aws cloud DevOPS kubernetes

Setup a Kubernetes Cluster on AWS EC2 Instance with Ubuntu using kubeadm

In this article, we will see how to set up a Kubernetes cluster with 2 Worker Nodes and 1 Master Node on Ubuntu 18.04 LTS Servers. We will use the “kubeadm” tool to set up the cluster. Kubeadm is a tool built to provide “kubeadm init” and “kubeadm join” for creating Kubernetes clusters. Before we proceed with the creation of the cluster let’s understand a few terms in brief.

    1. Docker:
      Docker is an open platform for developing, shipping, and running applications. Docker enables you to separate your applications from your infrastructure so you can deliver software quickly. With Docker, you can manage your infrastructure in the same ways you manage your applications.
    2. Image:
      An image is a read-only template with instructions for creating a Docker container. Often, an image is based on another image, with some additional customization
    3. Container:
      A container is a runnable instance of an image. You can create, start, stop, move, or delete a container using the Docker API or CLI. You can connect a container to one or more networks, attach storage to it, or even create a new image based on its current state.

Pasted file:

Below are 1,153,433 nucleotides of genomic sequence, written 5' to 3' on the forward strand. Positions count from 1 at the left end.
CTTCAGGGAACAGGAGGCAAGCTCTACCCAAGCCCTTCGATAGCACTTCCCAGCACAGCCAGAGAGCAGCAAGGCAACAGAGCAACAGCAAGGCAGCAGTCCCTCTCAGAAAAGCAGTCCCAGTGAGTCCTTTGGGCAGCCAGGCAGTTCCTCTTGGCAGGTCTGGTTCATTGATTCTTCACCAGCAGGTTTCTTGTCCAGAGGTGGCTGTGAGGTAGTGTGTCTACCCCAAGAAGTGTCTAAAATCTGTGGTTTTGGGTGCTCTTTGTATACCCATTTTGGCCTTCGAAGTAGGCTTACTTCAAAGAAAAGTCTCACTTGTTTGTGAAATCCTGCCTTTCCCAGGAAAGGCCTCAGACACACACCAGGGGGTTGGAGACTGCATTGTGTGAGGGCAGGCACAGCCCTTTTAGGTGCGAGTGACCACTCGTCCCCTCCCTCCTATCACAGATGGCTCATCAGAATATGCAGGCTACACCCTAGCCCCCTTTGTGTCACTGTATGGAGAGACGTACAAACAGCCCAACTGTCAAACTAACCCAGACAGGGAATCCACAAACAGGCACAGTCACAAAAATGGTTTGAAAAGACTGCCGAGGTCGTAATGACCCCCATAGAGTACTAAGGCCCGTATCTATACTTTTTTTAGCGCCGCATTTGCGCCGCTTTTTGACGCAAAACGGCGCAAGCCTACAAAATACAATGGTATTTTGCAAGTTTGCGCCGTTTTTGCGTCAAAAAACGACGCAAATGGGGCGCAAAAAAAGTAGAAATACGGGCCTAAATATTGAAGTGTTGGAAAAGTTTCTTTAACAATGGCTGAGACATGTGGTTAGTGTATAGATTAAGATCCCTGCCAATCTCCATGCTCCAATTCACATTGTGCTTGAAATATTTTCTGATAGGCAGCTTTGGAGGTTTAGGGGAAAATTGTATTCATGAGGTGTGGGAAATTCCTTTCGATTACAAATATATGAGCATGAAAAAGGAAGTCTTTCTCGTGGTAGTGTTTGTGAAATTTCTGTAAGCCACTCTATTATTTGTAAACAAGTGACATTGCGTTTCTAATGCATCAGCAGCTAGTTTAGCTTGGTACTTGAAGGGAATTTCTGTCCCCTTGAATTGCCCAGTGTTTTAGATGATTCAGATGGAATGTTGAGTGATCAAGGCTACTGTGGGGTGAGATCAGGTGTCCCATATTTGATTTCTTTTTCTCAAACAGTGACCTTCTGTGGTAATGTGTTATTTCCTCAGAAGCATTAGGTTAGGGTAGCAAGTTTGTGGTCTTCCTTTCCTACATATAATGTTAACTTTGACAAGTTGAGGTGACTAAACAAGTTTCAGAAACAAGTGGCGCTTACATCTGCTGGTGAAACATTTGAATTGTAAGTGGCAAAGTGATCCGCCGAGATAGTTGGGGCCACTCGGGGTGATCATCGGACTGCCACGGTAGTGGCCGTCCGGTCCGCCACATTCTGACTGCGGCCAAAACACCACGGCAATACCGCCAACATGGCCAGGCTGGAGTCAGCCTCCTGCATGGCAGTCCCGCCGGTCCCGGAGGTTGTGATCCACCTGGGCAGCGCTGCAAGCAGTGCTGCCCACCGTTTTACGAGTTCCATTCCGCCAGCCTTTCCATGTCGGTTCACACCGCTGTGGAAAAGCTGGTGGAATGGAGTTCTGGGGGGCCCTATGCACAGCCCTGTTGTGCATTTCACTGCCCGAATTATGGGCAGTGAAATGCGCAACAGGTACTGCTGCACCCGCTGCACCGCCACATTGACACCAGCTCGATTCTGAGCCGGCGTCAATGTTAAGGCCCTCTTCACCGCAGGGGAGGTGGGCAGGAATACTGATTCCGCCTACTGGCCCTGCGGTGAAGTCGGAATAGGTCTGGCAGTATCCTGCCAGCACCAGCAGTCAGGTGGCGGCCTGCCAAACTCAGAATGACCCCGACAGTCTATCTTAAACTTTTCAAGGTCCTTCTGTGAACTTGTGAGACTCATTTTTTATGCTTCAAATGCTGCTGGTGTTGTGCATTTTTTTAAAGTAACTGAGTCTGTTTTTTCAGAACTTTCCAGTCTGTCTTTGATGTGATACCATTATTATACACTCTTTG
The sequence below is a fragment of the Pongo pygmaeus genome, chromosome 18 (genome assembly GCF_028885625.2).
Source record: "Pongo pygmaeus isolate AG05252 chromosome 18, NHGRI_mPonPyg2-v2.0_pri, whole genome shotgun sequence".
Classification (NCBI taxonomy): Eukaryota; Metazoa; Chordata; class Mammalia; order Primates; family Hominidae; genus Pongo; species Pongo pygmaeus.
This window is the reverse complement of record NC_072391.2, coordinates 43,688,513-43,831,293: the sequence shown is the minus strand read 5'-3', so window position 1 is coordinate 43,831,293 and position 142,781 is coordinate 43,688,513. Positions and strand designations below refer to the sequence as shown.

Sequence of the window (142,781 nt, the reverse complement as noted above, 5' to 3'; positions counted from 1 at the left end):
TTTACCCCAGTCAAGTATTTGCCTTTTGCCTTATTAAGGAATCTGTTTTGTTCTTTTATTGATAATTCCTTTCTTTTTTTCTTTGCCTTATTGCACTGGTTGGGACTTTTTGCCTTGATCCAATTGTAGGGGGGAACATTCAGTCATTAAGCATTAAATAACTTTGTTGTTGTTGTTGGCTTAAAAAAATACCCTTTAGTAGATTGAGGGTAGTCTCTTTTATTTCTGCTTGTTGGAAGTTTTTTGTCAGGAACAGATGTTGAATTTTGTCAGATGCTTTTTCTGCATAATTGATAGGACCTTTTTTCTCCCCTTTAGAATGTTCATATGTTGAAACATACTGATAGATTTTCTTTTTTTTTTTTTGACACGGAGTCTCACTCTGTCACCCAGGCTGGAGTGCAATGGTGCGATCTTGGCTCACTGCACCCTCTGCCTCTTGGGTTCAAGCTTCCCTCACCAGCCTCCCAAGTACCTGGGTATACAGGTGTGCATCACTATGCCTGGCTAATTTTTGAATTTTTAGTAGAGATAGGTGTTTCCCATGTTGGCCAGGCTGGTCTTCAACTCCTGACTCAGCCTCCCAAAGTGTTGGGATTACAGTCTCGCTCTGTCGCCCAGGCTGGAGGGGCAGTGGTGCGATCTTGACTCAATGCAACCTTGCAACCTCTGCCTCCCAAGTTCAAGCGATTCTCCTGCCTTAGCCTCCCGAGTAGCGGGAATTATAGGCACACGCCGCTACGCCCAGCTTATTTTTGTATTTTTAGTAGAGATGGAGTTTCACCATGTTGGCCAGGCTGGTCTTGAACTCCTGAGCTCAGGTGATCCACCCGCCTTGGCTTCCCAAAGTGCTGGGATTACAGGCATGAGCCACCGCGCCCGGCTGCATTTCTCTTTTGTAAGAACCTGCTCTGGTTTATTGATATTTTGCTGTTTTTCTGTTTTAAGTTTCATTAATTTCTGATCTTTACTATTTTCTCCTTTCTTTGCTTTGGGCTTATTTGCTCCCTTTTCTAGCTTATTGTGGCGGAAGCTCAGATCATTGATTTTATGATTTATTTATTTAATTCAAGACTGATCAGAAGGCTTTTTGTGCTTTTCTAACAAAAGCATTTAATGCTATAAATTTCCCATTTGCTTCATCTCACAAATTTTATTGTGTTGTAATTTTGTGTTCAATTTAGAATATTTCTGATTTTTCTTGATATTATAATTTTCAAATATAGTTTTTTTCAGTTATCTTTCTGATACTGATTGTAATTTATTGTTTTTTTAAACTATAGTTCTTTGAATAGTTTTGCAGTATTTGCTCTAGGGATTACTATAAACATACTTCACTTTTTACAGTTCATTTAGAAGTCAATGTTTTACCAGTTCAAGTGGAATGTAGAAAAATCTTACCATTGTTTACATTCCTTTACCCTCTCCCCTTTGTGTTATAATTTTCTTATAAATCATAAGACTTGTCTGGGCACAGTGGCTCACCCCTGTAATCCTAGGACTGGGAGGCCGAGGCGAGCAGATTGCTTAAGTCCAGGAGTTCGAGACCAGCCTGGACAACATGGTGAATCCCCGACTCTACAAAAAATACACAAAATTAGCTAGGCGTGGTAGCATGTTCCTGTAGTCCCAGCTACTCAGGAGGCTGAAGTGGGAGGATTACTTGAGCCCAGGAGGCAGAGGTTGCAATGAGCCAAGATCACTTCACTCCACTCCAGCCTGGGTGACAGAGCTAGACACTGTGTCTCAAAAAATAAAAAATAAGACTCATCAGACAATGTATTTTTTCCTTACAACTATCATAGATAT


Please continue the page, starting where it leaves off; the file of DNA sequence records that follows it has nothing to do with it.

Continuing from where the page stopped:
4. Kubernetes:
      Kubernetes is an open-source container-orchestration system for automating application deployment, scaling, and management.
    5. Nodes:
      A node represents a single machine in the cluster.
    6. Pods:
      A is a group of containers that are deployed together on the same host. It is the basic execution unit of a Kubernetes application.
    7. Deployments:
      Deployment runs multiple replicas of your application and automatically replaces any instances that fail or become unresponsive. It provides declarative updates for Pods and ReplicaSets.
    8. Replica Set:
      It ensures how many replicas of a pod should be running. It can be considered as a replacement for the replication controller.
  • Replication Controller:
    It is a supervisor for long-running pods. It will launch a specified number of pods called replicas and makes sure that they keep running all the time.
  1. Service:
    It is an abstraction that defines a logical set of Pods and a policy by which to access them.

API Server, etcd,  Controller Manager &  Scheduler, are the components of the Master and  Docker,  Kubelet Service & Kubernetes Proxy Service are the components of Worker Node. We shall not discuss these components in this document. If you want to know about these components then you can visit the official page of the Kubernetes here.

Pre-requisites

  1. 3 Ubuntu 18.04 Servers with minimum 2 GBs RAM and 2 CPUs.
  2. A system user with “sudo” access on each server.

What we will do

  1. Setup a Kubernetes Cluster with kubeadm

Setup a Kubernetes Cluster with kubeadm

Here,

We have 3 Ubuntu 18.04 LTS Servers.

Server 1= node1
Server 2= node2
Server 3= master

Before we proceed with the actual installation, let’s change the hostname of the servers.